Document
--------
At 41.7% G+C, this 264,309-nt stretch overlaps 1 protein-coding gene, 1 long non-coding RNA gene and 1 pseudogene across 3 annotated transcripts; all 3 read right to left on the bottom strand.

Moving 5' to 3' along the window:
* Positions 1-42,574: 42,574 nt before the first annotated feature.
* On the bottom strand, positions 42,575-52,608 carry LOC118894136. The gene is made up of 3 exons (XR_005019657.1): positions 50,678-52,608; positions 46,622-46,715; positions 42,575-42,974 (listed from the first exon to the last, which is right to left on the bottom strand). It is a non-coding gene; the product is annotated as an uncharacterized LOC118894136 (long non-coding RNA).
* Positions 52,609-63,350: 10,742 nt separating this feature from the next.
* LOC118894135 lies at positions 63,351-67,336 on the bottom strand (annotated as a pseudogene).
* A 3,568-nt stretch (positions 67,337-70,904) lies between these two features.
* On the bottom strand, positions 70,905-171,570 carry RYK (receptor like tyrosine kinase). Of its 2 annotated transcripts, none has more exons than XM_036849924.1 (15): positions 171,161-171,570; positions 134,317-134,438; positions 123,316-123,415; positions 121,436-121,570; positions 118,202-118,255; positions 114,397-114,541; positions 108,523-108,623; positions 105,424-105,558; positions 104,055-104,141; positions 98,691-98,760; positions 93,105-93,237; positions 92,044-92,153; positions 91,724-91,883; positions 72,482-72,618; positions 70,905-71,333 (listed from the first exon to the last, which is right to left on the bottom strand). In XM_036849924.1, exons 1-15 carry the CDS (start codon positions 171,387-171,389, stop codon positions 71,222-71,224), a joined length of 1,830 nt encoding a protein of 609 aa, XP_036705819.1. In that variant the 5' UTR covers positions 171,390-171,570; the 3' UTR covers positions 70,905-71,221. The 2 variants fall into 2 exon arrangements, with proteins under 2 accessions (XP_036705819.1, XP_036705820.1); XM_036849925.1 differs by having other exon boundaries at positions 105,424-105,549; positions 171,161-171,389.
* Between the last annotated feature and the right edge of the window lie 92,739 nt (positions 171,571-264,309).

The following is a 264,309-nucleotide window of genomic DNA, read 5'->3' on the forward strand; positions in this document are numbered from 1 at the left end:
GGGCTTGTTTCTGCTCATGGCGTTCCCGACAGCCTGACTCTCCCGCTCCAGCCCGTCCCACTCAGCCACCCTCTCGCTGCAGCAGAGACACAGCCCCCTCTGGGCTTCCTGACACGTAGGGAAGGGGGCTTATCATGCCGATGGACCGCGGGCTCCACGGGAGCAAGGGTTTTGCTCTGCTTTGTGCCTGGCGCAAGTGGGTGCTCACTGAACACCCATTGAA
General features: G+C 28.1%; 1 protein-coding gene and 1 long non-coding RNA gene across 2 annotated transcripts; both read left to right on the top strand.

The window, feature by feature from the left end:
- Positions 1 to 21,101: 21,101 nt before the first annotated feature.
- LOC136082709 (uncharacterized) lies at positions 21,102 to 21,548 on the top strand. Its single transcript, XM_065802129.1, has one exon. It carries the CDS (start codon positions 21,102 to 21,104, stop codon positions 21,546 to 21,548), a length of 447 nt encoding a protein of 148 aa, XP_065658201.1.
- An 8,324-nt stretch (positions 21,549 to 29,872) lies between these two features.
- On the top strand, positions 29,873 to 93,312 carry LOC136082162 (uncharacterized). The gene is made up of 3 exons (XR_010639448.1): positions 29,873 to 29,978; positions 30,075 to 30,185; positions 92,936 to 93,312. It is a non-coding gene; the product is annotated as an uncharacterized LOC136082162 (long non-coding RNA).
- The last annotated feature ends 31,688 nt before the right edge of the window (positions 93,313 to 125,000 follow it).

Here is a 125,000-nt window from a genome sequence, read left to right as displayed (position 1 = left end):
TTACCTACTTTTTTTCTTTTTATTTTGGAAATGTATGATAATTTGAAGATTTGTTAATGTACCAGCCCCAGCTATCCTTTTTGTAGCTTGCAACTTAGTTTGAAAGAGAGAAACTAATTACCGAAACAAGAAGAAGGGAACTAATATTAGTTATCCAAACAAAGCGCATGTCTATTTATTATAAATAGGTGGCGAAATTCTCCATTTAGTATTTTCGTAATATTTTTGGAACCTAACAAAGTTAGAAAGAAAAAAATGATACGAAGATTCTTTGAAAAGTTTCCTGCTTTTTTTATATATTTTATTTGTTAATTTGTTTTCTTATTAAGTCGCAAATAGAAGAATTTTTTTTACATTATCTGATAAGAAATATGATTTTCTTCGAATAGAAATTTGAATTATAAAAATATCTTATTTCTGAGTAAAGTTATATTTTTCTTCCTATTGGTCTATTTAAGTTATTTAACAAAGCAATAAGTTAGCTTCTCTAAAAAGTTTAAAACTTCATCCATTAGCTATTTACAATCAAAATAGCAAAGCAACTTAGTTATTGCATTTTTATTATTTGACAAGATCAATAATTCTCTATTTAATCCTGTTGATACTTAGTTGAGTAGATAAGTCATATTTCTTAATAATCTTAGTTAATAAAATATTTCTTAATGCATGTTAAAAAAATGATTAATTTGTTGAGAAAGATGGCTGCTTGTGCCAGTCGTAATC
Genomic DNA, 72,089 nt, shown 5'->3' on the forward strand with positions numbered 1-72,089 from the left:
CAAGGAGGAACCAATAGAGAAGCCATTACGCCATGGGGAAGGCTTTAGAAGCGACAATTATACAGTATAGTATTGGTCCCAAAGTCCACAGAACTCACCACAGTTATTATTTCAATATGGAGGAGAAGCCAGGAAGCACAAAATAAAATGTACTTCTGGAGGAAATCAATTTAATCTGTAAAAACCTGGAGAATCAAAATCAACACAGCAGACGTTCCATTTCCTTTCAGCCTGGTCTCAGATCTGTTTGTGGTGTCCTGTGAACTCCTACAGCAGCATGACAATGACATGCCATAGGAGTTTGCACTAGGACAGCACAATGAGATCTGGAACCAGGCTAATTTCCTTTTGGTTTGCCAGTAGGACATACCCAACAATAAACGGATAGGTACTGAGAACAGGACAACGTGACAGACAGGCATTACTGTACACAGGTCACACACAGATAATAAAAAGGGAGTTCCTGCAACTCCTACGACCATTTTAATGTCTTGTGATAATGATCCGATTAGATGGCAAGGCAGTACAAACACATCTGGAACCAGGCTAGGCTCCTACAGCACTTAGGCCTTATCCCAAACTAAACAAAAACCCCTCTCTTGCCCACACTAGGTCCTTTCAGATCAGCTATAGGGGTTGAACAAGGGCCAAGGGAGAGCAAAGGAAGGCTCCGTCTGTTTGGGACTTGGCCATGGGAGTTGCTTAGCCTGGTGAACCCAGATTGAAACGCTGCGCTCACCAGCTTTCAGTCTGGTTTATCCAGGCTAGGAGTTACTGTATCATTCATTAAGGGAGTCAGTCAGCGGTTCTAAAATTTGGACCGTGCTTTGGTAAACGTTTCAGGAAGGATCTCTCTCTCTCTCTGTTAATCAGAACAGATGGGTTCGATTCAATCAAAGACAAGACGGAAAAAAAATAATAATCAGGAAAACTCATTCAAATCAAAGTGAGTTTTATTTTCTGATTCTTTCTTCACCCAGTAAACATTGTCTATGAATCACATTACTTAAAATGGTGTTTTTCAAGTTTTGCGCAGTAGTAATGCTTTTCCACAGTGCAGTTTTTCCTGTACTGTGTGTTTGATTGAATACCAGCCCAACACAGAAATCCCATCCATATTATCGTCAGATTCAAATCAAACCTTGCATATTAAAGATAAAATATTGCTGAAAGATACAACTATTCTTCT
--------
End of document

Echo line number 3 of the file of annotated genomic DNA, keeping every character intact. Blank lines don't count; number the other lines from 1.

* Positions 1-42,574: 42,574 nt before the first annotated feature.